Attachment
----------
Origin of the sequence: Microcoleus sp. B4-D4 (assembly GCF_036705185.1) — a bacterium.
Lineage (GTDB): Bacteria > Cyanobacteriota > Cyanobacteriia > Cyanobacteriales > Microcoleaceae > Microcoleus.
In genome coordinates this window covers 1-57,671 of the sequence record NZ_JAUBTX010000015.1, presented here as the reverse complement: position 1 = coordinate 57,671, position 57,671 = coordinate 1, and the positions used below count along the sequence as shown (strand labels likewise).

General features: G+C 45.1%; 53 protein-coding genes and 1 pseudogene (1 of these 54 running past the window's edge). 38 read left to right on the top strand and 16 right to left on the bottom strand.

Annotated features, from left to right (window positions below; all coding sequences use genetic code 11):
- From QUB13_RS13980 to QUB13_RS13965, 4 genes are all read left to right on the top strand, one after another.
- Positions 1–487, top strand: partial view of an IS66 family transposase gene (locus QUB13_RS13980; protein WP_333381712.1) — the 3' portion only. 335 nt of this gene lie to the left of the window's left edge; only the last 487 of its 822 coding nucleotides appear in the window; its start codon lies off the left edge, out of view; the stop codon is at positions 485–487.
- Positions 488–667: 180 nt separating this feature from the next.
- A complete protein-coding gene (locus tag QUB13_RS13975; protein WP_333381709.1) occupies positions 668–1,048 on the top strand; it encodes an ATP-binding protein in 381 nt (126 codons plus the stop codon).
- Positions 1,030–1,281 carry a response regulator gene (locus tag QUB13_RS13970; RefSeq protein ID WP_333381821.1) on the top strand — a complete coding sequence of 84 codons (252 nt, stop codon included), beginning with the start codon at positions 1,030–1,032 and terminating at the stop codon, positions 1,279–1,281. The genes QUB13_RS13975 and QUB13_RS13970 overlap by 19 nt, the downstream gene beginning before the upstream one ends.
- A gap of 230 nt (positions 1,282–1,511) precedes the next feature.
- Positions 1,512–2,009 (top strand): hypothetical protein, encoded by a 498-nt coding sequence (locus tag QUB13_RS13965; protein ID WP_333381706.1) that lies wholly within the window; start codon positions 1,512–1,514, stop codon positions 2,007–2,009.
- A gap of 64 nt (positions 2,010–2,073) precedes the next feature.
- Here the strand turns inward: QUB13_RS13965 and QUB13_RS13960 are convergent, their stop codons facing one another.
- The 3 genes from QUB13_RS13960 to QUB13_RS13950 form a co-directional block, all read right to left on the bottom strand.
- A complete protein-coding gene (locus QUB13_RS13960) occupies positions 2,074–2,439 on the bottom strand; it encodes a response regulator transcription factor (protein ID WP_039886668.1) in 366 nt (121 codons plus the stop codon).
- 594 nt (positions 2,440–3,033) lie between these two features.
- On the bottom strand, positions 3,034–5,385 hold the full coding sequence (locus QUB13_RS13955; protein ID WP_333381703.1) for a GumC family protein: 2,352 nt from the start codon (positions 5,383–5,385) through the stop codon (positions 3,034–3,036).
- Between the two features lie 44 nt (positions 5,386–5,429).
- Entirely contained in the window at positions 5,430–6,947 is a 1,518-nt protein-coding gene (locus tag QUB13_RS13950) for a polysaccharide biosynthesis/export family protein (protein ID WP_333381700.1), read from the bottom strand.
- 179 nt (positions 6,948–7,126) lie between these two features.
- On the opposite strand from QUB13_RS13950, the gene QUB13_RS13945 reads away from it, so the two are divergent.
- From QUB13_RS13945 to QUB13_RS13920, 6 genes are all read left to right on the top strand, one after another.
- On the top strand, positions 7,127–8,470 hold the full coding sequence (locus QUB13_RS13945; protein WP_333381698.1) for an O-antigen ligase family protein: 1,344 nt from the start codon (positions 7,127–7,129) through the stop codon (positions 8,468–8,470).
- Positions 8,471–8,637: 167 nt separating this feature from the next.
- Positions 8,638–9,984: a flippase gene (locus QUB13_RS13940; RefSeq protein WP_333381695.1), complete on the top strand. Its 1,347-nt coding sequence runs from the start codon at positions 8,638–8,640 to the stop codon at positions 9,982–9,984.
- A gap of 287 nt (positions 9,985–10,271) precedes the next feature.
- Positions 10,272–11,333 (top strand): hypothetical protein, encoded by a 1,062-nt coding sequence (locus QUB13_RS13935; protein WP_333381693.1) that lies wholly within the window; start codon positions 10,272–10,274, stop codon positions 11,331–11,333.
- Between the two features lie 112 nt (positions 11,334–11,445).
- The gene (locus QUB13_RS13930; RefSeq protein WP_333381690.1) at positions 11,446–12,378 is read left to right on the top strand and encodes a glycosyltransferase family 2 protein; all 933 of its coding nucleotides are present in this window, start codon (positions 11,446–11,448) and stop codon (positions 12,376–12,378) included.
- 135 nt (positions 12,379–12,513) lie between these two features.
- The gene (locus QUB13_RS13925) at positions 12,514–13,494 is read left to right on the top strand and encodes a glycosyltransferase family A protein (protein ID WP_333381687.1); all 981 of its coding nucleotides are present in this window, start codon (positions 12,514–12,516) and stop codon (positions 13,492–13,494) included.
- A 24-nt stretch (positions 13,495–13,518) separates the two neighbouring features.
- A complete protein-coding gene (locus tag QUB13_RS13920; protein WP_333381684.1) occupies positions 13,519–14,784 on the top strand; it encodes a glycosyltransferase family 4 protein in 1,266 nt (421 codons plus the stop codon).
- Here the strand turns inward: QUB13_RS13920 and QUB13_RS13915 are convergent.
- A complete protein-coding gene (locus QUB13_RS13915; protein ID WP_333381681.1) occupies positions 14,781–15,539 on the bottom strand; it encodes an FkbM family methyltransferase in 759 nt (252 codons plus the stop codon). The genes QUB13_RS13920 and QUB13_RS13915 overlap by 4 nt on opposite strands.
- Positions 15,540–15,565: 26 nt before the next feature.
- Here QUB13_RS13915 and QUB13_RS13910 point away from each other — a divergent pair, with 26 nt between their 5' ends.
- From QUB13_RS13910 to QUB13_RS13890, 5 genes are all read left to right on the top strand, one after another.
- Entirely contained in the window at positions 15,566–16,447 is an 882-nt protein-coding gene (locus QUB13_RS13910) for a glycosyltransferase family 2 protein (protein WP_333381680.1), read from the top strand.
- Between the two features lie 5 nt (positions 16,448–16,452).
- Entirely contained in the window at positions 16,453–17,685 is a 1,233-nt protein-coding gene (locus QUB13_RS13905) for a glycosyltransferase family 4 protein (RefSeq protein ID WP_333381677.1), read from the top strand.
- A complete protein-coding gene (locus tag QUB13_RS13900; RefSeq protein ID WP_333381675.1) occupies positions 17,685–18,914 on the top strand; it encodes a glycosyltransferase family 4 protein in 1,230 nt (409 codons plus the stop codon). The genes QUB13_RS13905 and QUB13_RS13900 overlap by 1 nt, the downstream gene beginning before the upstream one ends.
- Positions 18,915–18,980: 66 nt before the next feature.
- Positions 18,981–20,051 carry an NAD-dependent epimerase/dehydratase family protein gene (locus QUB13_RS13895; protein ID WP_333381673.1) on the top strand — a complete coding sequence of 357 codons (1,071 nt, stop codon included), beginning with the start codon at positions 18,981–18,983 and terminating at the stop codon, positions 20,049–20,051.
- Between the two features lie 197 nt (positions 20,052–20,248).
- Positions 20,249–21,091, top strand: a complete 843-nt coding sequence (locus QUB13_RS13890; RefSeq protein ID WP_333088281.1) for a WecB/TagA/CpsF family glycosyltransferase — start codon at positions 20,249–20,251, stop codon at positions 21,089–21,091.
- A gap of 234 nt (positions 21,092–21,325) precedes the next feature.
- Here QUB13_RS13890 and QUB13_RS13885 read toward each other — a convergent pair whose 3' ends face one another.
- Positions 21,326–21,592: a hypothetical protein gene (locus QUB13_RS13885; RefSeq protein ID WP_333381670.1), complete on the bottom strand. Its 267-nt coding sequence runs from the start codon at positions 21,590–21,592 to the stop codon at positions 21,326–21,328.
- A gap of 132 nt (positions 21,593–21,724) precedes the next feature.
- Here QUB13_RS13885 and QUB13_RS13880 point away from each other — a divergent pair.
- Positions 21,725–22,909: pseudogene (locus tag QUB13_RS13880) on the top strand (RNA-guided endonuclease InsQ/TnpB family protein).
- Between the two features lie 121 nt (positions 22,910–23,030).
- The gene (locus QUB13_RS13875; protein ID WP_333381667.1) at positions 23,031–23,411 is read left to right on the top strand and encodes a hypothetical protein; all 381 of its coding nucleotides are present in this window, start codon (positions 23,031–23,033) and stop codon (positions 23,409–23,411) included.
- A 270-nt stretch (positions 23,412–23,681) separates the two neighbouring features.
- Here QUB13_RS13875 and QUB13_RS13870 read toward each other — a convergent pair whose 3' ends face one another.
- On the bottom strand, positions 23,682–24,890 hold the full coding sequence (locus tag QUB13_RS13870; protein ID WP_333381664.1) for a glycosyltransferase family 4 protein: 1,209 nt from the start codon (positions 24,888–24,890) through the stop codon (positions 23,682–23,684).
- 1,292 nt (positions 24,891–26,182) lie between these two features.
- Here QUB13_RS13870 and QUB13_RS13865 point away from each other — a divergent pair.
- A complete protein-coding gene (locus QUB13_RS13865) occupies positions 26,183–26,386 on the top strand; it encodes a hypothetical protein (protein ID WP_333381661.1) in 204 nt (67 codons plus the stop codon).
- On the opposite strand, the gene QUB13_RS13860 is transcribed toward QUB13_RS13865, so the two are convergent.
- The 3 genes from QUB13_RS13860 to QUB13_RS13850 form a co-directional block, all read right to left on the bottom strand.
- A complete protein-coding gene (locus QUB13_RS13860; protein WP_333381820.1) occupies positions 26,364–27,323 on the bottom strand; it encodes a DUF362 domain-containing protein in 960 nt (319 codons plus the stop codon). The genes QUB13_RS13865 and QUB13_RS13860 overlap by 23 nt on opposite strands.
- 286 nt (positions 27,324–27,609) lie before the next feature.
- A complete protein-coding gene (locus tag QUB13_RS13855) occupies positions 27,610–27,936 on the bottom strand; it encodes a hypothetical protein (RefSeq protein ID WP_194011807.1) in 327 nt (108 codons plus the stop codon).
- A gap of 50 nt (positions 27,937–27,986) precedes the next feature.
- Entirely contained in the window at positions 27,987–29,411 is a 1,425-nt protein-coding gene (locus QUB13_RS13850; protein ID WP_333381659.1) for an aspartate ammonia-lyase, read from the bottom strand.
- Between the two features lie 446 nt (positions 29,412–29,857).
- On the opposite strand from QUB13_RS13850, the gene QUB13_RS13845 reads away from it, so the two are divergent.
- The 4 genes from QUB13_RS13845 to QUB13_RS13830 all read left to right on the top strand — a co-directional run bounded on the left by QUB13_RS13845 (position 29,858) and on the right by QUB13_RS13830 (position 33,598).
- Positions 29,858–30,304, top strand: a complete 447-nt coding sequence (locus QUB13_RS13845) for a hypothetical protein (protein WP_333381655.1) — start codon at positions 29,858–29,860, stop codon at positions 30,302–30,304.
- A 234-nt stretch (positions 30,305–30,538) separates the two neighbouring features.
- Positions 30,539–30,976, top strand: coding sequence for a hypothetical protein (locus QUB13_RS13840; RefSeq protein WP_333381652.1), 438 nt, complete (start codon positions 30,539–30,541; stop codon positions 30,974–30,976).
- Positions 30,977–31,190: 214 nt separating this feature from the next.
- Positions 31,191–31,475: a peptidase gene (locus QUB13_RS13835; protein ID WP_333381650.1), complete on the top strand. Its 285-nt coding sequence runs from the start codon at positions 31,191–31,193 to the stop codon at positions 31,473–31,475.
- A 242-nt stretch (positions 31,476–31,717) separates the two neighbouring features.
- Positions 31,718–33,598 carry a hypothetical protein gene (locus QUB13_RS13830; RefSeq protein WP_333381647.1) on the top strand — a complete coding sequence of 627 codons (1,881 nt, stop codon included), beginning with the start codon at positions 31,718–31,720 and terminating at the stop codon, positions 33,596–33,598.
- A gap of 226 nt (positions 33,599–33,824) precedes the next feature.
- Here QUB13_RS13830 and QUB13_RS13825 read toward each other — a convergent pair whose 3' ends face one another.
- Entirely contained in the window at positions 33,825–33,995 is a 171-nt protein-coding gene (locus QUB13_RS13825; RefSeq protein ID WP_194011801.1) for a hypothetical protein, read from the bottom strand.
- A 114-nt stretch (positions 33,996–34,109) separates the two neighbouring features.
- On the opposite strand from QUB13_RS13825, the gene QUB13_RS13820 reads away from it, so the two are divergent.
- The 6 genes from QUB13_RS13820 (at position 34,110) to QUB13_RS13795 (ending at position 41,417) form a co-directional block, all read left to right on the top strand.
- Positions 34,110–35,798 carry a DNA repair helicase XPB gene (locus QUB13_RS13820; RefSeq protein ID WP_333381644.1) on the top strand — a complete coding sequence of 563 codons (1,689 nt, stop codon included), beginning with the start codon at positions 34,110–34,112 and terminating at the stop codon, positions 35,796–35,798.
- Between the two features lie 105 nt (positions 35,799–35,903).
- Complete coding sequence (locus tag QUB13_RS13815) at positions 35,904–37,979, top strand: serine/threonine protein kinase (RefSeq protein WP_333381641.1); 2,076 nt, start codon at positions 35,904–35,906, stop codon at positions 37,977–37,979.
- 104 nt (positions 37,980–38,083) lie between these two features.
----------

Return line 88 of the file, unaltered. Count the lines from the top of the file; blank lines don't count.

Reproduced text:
- 104 nt (positions 37,980–38,083) lie between these two features.